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A Look at the Hazelcast IBM Dynacache Provider

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A Look at the Hazelcast IBM Dynacache Provider

This glimpse of the Hazelcast Dynacache Provider shows how you can use this solution for caching within and throughout distributed JEE systems.

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IBM has a cache abstraction called Dynacache in Websphere Application Server (WAS) distributions. That abstraction is handy if you want to use a configurable built-in cache solution in your JEE application deployed into WAS environment.

The following is the basic retrieval of a built-in Dynacache provider via JNDI:

private static DistributedObjectCache cache = retrieveDynacache();
static DistributedObjectCache retrieveDynacache() {
    try {
        InitialContext ic = new InitialContext();
        return (DistributedObjectCache) ic.lookup("services/cache/distributedmap");
    } catch (NamingException e) {
        // catch the exception
    }
}


IBM Dynacache is used internally to improve the performance of WAS deployments. Here are the list of features available to boost performance.

Hazelcast Dynacache Provider

IBM WAS has two Dynacache providers:

  1. Default Provider
  2. eXtreme Scale Dynacache Provider

The Default Provider is the one that ships with IBM WAS and has limited capabilities. It only provides an in-process caching solution. If you are in a distributed environment, you may want to use a distributed caching solution. IBM has a solution to that — with its eXtreme Scale Dynacache Provider. In case you have an eXtreme Scale cluster, you can store your caches across the eXtreme Scale cluster.

Besides those solutions, Hazelcast has developed its own Dynacache Provider for users interested in keeping their cache data in Hazelcast Clusters. Hazelcast Dynacache Provider has been released as OSS under Apache 2.0 License.

Configuring in WAS Liberty Profile

Download and install WebSphere Liberty version 16.0.0.3 from here. From this point on, I will refer to the directory you have installed WebSphere Liberty as $LIBERTY_HOME.

Install the Hazelcast Dynacache plugin from the GitHub releases page and install it to Liberty as follows:

$LIBERTY_HOME/bin/featureManager install hazelcast-dynacache-0.2.esa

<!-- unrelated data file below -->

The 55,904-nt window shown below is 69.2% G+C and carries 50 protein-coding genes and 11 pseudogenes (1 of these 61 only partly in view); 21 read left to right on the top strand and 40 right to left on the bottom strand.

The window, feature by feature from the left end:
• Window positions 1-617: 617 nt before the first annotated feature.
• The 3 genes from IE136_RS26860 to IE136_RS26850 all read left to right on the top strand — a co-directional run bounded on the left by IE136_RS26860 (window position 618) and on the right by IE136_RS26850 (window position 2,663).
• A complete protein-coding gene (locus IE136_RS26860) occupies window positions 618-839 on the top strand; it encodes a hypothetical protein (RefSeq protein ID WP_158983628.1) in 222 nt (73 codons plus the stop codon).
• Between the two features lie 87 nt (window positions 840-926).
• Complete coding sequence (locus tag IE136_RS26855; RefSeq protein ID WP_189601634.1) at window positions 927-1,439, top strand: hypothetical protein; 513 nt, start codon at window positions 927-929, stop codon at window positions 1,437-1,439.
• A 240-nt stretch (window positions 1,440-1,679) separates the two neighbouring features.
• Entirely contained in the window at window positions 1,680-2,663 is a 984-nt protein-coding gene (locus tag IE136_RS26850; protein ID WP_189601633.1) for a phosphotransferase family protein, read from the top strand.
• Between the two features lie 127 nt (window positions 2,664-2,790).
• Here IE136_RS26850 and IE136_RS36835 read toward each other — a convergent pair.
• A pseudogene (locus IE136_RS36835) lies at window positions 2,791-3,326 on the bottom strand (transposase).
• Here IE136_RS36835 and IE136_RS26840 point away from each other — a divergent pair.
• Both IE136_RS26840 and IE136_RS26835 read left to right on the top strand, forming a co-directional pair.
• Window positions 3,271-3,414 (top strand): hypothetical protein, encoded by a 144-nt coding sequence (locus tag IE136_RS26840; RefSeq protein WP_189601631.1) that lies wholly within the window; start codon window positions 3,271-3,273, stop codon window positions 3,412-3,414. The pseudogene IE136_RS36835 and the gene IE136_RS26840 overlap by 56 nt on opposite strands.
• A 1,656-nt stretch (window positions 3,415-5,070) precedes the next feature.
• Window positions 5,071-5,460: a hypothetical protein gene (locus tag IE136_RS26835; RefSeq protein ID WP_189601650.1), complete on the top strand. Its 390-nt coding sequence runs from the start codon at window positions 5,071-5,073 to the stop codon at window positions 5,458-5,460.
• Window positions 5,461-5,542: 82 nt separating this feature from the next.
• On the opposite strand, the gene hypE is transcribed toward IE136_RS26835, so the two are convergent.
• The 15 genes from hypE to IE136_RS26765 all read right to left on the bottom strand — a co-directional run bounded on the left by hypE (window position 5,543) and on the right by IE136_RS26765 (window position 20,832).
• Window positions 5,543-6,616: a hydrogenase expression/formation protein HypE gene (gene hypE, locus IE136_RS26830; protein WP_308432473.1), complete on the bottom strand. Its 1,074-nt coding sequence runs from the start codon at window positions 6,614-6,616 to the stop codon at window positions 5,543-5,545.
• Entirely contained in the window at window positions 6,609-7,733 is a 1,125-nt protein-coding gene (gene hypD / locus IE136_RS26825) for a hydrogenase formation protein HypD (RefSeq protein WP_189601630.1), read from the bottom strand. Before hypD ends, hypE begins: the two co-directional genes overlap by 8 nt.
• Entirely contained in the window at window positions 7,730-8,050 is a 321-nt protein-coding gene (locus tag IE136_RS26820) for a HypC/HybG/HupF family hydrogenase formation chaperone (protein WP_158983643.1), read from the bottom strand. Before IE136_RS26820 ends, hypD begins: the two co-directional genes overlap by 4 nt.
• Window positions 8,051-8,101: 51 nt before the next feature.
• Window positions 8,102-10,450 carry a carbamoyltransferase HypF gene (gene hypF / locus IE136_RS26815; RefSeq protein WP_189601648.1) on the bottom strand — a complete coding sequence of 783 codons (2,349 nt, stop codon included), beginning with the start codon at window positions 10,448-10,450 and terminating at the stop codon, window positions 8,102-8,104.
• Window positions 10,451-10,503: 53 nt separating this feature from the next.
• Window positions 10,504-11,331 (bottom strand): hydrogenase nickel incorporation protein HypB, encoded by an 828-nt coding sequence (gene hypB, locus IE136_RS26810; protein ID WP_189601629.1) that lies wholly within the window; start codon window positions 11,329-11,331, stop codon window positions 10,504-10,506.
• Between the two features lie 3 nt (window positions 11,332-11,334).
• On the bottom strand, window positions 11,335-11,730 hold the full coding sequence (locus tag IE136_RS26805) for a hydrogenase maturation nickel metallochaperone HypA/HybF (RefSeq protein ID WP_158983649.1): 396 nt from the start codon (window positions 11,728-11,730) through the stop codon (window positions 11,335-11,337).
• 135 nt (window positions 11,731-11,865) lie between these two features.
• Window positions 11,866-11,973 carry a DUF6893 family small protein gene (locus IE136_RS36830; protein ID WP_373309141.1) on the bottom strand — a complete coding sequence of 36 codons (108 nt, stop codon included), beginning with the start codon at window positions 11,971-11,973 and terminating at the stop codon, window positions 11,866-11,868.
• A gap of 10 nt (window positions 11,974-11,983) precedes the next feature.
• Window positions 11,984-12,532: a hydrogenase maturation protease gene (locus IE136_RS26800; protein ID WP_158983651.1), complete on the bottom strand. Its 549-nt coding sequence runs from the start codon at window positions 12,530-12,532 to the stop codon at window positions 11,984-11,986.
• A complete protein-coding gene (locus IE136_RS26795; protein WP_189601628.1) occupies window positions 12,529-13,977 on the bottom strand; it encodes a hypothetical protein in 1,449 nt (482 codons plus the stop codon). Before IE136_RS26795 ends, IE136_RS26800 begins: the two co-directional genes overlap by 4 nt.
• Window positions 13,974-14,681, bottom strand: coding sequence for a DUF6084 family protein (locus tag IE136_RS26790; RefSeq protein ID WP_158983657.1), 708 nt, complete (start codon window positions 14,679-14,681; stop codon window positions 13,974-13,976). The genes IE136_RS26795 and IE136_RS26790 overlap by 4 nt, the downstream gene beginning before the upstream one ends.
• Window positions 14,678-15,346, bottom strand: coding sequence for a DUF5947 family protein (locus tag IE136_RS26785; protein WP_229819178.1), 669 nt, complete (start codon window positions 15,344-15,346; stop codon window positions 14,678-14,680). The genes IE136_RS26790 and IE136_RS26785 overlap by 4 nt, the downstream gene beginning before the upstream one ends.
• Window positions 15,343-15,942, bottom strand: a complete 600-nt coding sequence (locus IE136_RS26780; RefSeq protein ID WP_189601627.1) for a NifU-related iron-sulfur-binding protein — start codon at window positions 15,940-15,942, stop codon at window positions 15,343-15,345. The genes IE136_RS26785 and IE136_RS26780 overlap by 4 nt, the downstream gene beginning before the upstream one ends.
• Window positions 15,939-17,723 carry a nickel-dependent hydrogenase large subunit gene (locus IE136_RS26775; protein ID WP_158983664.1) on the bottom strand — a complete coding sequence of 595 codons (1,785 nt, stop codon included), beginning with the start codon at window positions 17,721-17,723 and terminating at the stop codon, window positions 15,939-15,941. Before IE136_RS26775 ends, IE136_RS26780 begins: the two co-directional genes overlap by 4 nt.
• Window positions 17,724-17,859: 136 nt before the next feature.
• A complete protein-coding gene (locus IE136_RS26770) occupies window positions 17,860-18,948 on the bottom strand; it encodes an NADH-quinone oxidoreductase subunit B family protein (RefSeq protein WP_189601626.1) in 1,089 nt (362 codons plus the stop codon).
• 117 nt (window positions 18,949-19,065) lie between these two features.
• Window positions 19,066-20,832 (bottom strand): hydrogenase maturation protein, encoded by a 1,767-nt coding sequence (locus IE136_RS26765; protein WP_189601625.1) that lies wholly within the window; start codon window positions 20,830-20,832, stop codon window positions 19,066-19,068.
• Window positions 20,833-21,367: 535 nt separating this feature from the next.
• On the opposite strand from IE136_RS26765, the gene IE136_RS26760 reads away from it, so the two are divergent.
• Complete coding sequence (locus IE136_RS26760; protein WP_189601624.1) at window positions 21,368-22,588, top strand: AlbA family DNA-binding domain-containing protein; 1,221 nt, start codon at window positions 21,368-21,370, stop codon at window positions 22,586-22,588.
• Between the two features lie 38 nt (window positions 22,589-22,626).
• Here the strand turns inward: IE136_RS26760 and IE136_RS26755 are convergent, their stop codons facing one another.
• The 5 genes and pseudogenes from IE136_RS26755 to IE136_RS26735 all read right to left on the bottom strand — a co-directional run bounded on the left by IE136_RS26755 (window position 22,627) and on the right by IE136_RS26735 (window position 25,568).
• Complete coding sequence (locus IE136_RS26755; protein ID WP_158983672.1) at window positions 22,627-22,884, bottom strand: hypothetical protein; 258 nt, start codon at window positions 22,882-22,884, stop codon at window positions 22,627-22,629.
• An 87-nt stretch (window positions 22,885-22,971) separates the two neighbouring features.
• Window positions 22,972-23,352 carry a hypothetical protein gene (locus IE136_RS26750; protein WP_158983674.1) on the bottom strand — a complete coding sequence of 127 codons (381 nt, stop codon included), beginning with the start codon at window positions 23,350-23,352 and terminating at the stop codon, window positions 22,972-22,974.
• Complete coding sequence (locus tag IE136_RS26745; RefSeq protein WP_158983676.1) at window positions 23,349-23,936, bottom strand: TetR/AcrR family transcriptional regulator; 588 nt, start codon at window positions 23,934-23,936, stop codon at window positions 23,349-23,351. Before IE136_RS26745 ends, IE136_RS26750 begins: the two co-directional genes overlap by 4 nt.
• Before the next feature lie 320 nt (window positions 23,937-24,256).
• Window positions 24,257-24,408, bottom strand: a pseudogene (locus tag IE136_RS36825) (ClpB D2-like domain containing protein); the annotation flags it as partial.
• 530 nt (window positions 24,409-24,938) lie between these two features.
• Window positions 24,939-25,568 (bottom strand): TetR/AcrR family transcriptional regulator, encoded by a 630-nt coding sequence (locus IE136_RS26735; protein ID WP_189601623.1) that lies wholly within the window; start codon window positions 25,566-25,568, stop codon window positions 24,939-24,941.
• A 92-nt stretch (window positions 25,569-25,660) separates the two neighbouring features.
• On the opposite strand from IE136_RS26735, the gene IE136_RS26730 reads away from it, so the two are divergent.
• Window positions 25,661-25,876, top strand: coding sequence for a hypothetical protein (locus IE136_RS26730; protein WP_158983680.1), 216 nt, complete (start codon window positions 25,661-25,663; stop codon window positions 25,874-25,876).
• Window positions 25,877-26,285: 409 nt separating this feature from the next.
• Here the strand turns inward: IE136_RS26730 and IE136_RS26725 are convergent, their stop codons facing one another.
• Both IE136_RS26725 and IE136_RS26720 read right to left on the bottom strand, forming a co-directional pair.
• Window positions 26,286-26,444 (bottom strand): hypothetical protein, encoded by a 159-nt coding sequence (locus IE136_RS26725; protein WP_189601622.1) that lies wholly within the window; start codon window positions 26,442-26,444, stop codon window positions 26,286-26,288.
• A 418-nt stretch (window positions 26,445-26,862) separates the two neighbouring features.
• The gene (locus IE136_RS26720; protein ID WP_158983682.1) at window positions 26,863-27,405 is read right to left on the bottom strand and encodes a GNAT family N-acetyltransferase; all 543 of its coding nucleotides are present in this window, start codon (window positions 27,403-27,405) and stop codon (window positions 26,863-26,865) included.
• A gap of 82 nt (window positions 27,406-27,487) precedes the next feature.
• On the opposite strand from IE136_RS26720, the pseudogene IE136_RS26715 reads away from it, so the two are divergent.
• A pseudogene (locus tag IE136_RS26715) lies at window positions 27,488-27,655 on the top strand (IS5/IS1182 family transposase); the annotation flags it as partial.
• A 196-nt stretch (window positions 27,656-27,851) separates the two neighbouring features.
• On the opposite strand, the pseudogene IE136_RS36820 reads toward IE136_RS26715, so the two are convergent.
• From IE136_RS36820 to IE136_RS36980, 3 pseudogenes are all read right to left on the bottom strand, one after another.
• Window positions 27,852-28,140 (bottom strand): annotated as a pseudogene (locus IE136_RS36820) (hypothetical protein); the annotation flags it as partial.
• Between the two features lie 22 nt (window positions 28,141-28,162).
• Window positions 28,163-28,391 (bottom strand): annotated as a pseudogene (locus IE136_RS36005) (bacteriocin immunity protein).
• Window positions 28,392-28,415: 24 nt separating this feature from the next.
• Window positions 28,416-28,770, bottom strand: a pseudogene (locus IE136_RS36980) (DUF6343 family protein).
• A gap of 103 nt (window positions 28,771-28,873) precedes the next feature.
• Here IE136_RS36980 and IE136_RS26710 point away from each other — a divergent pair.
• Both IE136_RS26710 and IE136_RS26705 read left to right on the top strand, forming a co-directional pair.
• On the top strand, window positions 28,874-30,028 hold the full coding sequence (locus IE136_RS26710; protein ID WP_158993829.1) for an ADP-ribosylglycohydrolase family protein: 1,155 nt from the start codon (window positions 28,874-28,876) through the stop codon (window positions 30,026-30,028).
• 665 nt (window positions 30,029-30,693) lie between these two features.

Create a server named server1:

$LIBERTY_HOME/bin/server create server1


Open up $LIBERTY_HOME/usr/servers/server1/server.xml in your text editor and replace its content with the following:

<server>
    <featureManager>
        <feature>servlet-3.1</feature>
        <feature>distributedMap-1.0</feature>
        <feature>webCache-1.0</feature>
        <!-- hazelcast-dynacache depends on this -->
        <feature>javaee-7.0</feature>
        <feature>usr:hazelcast-dynacache</feature>
    </featureManager>
    <httpEndpoint id="defaultHttpEndpoint" host="*" httpPort="9080">
        <tcpOptions soReuseAddr="true"/>
    </httpEndpoint>
    <logging traceSpecification="com.hazelcast.*=finest=enabled"
        traceFileName="trace.log" maxFileSize="20"
        maxFiles="20" traceFormat="BASIC"/>
</server>


Using Hazelcast Cache Provider

Clone Hazelcast Code Samples repository from GitHub and build a Dynacache Client project:

git clone https://github.com/hazelcast/hazelcast-code-samples.git ch hazelcast-code-samples/hazelcast-integration/dynacache mvn clean package


Copy the resulting WAR file under the dropins folder of the Liberty server we had created:

cp target/dynacache-client-0.1-SNAPSHOT.war $LIBERTY_HOME/usr/servers/server1/dropins/dynacache-client.war


Add the following to a file named jvm.options under $LIBERTY_HOME/usr/servers/server1/

-Dhazelcast.osgi.start=true
-Dhazelcast.client.config=<path to hazelcast-code-samples dir>/hazelcast-integration/dynacache/hz-client.xml


Next, we start a Hazelcast 3.8 cluster with the default configuration (which starts up a member on port 5701).

Start the WebSphere Liberty server:

$LIBERTY_HOME/bin/server start server1


Navigate to http://localhost:9080/dynacache-client on your browser and you will see the following output:

PutResult: the value
the key => the value
the key 2 => the value 2
Invalidation took place...
the key => null
the key2 => the value 2
SomeClass{field1='field 1', field2='field2updated'}


Note that our web application has no direct dependency on Hazelcast. It doesn’t contain hazelcast.jar. It uses the com.ibm.websphere.cache.DistributedMap interface of Dynacache to retrieve the underlying Hazelcast IMap.

Conclusion

If you have a JEE application that is using the Dynacache API, you can simply switch to a Hazelcast Dynacache provider to use Hazelcast as a distributed caching solution. Hazelcast Dynacache Provider currently supports the Hazelcast Client/Server topology, but you can always ask for feature requests by submitting a GitHub issue.

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Topics:
dynacache ,distributed systems ,caching ,tutorial ,java

Published at DZone with permission of Mesut Çelik. See the original article here.

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